SteadyBlogging on Twitter (SteadyTweets?)

Friday, August 29, 2008

A couple things to read about Georgia/Russia

On vacation for an extended holiday weekend (vs the extended staycation I've been on most of the summer :). One of the many things I'd planned to catch up on is the blog--I brought w/ me a pile of NYT pages with articles I'd saved to post.

Here are a few articles that appeared over the past couple weeks regarding the conflict in Georgia; or should we say, more precisely, the conflict in South Ossetia, since it's unclear which nation, Georgia or Russia, has sovereignty over that disputed region. After the events of the last couple weeks, probably the latter..

If you're only going to read one article, you could do worse than the following long but comprehensive account of the roots of the current conflict; well, comprehensive in the sense of recent history, going back to approx Jan 2004 with the rise of Saakashvili to the Georgian presidency:

WASHINGTON | August 18, 2008
U.S. Watched as a Squabble Turned Into a Showdown
The U.S. seemed to have missed — or gambled it could manage — the depth of Russia's anger and the resolve of Georgia's leader to provoke the Russians.

If that's too many words, at least take a look at the following map of the region the NYT people put together:

Here is one more, that also ran on Aug 18:

INTERNATIONAL / EUROPE | August 18, 2008
News Analysis: Europe Wonders if It Can Square Its Need for Russia With a Distaste for Putin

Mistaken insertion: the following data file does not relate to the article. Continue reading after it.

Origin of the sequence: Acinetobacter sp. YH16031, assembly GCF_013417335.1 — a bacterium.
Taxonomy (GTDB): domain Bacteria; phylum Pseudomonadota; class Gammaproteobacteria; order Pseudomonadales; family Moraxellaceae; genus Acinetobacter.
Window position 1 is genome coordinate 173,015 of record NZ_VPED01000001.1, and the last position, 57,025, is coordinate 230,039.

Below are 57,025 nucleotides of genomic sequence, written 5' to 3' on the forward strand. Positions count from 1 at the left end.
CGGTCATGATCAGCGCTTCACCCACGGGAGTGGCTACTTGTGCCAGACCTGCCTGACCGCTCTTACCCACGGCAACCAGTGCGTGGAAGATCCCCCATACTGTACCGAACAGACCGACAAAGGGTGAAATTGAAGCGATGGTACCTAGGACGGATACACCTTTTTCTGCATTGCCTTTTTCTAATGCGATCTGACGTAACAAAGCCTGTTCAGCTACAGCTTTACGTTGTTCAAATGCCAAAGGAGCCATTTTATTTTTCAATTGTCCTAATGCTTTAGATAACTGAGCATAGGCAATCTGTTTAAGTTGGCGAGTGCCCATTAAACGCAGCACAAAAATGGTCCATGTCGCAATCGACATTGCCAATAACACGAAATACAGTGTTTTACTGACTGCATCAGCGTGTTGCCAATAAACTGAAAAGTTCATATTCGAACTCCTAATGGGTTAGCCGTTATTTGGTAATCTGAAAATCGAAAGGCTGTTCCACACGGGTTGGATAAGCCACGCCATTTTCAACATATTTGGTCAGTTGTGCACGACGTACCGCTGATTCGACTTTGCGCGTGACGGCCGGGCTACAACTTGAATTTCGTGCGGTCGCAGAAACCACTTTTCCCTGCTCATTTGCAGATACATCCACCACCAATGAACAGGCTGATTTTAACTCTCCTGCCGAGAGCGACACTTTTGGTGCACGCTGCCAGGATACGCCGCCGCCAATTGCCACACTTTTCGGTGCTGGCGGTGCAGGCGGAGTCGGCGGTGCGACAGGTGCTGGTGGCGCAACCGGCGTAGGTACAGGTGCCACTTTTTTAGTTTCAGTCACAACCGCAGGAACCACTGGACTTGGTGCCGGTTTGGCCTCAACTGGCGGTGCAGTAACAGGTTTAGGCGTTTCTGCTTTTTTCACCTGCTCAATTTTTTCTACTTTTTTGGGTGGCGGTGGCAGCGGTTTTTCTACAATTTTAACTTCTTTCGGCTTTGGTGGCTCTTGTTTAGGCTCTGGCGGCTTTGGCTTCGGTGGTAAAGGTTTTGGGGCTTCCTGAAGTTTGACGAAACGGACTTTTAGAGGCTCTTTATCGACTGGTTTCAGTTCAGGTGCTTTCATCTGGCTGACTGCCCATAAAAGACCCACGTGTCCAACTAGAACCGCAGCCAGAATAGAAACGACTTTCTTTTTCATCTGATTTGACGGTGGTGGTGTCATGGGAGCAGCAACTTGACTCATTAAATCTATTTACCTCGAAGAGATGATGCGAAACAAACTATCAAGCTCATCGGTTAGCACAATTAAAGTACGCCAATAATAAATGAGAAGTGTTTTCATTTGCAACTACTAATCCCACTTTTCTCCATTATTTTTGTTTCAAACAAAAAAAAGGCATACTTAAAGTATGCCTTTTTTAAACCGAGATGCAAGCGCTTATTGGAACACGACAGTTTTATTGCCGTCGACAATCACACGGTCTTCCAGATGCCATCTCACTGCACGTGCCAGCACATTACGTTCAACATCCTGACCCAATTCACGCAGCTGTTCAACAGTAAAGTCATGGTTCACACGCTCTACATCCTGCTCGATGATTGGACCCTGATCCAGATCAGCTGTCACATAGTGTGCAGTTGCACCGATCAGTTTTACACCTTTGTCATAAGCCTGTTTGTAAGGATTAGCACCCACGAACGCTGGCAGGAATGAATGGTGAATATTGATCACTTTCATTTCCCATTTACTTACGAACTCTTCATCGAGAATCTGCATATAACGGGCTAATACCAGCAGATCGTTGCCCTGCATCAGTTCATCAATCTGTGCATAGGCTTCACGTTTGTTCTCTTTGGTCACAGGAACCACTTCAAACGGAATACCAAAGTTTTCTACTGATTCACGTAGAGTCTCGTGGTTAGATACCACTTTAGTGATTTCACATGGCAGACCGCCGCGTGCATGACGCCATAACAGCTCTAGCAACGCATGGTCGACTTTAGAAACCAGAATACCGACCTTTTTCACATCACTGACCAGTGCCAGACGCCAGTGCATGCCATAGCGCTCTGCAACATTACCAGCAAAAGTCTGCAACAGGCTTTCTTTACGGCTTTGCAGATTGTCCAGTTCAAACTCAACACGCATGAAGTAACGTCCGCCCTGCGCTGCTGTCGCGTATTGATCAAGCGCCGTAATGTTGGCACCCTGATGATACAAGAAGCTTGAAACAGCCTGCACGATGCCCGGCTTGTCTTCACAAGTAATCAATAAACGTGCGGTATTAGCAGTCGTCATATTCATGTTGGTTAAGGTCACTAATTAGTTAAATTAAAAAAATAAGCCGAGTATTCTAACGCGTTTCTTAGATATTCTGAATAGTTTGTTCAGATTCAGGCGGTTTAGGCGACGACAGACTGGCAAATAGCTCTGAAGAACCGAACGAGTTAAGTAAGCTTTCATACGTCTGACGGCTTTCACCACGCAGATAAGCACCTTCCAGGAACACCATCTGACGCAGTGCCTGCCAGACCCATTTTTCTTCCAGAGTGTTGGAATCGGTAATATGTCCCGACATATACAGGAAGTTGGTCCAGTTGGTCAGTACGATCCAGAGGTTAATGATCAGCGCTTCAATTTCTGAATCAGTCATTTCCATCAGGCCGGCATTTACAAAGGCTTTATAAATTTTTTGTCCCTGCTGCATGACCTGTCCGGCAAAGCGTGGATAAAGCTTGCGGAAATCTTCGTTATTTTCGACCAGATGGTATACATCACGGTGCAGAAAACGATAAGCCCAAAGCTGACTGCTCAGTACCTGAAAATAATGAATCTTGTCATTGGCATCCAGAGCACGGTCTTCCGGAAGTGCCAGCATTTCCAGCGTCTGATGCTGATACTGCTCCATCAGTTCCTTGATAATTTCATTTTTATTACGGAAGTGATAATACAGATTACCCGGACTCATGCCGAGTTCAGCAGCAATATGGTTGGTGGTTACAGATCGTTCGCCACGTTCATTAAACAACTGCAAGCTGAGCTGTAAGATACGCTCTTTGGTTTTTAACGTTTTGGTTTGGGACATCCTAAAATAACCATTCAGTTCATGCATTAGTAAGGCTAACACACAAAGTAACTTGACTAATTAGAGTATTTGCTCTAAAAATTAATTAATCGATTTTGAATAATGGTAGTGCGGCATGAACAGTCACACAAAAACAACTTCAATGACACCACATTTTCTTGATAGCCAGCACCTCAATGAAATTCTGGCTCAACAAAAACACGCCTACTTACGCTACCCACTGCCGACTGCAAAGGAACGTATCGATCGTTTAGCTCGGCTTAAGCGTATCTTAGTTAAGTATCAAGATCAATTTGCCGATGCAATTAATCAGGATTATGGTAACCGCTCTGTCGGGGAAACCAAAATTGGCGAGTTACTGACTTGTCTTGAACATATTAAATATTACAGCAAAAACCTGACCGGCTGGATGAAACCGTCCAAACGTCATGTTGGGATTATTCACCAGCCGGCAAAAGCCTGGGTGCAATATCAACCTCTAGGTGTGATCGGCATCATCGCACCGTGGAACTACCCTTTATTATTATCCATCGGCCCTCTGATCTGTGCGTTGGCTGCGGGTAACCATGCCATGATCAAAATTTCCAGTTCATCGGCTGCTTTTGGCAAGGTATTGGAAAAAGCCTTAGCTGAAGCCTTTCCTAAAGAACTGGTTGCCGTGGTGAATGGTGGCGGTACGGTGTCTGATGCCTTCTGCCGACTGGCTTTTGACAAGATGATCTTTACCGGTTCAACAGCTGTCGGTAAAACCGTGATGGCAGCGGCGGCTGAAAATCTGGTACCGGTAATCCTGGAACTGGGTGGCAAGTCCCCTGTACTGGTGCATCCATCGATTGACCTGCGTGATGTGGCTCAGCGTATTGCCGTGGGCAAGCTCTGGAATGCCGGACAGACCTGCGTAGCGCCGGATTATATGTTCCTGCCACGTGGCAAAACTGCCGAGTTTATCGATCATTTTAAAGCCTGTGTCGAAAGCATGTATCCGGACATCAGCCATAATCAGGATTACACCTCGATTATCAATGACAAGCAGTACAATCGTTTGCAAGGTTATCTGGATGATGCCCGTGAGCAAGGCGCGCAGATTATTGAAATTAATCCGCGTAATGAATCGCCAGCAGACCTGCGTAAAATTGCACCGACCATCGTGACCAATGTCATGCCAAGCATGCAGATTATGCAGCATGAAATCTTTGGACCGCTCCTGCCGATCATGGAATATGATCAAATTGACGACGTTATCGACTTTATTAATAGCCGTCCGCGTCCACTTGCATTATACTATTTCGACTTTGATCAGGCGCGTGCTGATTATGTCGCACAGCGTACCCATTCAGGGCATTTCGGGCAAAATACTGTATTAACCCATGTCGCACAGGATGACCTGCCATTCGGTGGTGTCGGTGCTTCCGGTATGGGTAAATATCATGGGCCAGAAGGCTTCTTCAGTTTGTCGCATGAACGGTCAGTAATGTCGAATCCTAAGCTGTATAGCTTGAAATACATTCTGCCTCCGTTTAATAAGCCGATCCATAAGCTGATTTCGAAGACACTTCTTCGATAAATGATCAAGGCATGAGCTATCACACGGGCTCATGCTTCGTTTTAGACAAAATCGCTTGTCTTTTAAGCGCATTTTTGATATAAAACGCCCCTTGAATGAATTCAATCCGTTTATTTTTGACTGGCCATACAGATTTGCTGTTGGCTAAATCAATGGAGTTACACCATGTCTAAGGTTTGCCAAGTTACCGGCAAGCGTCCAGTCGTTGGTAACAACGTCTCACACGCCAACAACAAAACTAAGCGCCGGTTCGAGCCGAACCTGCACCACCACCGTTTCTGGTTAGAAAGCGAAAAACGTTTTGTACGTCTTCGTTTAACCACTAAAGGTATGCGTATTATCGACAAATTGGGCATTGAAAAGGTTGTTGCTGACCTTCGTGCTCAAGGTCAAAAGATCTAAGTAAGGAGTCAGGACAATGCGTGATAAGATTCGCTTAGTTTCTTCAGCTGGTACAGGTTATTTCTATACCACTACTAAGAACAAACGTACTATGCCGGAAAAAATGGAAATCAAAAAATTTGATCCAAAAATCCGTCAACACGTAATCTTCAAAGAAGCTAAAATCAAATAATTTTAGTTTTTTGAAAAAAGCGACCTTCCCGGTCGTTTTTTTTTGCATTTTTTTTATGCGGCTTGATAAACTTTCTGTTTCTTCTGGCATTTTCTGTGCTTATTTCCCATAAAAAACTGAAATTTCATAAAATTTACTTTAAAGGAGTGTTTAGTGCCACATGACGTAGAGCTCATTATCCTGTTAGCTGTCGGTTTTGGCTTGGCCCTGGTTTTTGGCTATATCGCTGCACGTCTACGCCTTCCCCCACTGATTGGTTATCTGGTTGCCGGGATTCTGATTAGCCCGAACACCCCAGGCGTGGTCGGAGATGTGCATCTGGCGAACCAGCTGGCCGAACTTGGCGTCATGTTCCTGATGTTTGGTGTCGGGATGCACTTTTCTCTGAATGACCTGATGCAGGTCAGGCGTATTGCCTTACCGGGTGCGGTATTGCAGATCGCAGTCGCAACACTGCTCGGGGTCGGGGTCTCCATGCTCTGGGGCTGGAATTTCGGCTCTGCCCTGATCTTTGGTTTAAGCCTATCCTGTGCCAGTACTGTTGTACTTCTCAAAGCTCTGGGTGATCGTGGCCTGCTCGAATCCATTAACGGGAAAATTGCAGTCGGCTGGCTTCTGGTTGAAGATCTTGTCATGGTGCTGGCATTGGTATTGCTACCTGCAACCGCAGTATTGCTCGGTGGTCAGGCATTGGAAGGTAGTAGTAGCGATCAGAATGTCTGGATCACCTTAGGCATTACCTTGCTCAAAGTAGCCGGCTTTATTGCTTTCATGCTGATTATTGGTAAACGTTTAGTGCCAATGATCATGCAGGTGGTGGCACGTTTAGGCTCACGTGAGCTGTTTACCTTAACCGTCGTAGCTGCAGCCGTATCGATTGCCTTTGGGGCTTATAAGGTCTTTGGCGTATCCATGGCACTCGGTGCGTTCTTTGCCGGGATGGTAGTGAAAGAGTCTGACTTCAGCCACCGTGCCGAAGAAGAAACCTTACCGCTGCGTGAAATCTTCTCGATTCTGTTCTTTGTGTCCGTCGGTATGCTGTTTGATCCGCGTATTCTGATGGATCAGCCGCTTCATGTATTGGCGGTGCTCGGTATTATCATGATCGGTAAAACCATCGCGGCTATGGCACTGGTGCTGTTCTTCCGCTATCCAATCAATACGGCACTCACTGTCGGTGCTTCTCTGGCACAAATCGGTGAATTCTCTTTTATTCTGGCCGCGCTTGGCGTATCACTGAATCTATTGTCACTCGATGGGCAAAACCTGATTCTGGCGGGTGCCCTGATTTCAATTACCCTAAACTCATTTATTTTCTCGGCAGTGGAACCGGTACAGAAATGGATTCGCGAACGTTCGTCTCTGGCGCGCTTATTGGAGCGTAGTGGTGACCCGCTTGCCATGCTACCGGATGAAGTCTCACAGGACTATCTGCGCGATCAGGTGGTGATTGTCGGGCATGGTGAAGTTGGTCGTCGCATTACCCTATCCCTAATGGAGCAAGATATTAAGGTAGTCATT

Europe’s dilemma: How does it balance its ties to Russia with concerns over the country’s new aggressiveness.

Here are the concluding paragraphs, beginning with a key quote from Jacques Rupnik, "an Eastern Europe expert at the Paris Institute of Political Studies, known as Sciences-Po":

“Russia has never been a nation state, but always an empire, with Muskovy gradually expanding its borders since the 15th century,” Mr. Rupnik said. “Russia built a state as it built its empire; the two were inseparable.”

The Russian Federation was never a state in its current borders, and more than 25 million Russians live outside it, mostly in the former Soviet Union. “These new borders are new and somewhat artificial,” Mr. Rupnik said. “And we in the West never fully measured the effect of this loss of empire on the Russians, or how integral Ukraine is to the Russian sense of self.”

The Orange Revolution in Ukraine, which Russia failed to stop, “was the real wake-up call for Putin,” Mr. Rupnik said. “The Russian conclusion then, and it’s widely shared there, is that the limit has been reached — no more concessions, a push for rollback, and definitely no Georgia and no Ukraine in NATO.”

Ukraine has its own built-in ethnic Russian enclaves in the east and in Crimea — the home of the Russian Black Sea Fleet and handed to Ukraine in 1954 by Nikita S. Khrushchev, the Ukrainian-born Soviet leader. Like Ossetia, split by Stalin so that North Ossetia is in Russia and South Ossetia is in Georgia, Crimea is a kind of poison pill to keep Ukraine in line, one supported by nearly total energy dependency on Russia.

That is why, for those like Mr. Asmus, NATO’s response to Russia’s actions in Georgia should involve Ukraine. But that is also why many Europeans do not want to commit to defending another Russian neighbor when they have neither the will nor the means to enforce that commitment.

Since the fall of the Berlin Wall in 1989, there have been numerous border changes in Europe — mostly recently in Kosovo, the example Mr. Putin uses to defend Russia’s move in Georgia. “We are still in the process of building and making states,” Mr. Rupnik said. “The map is not finished.”

No comments: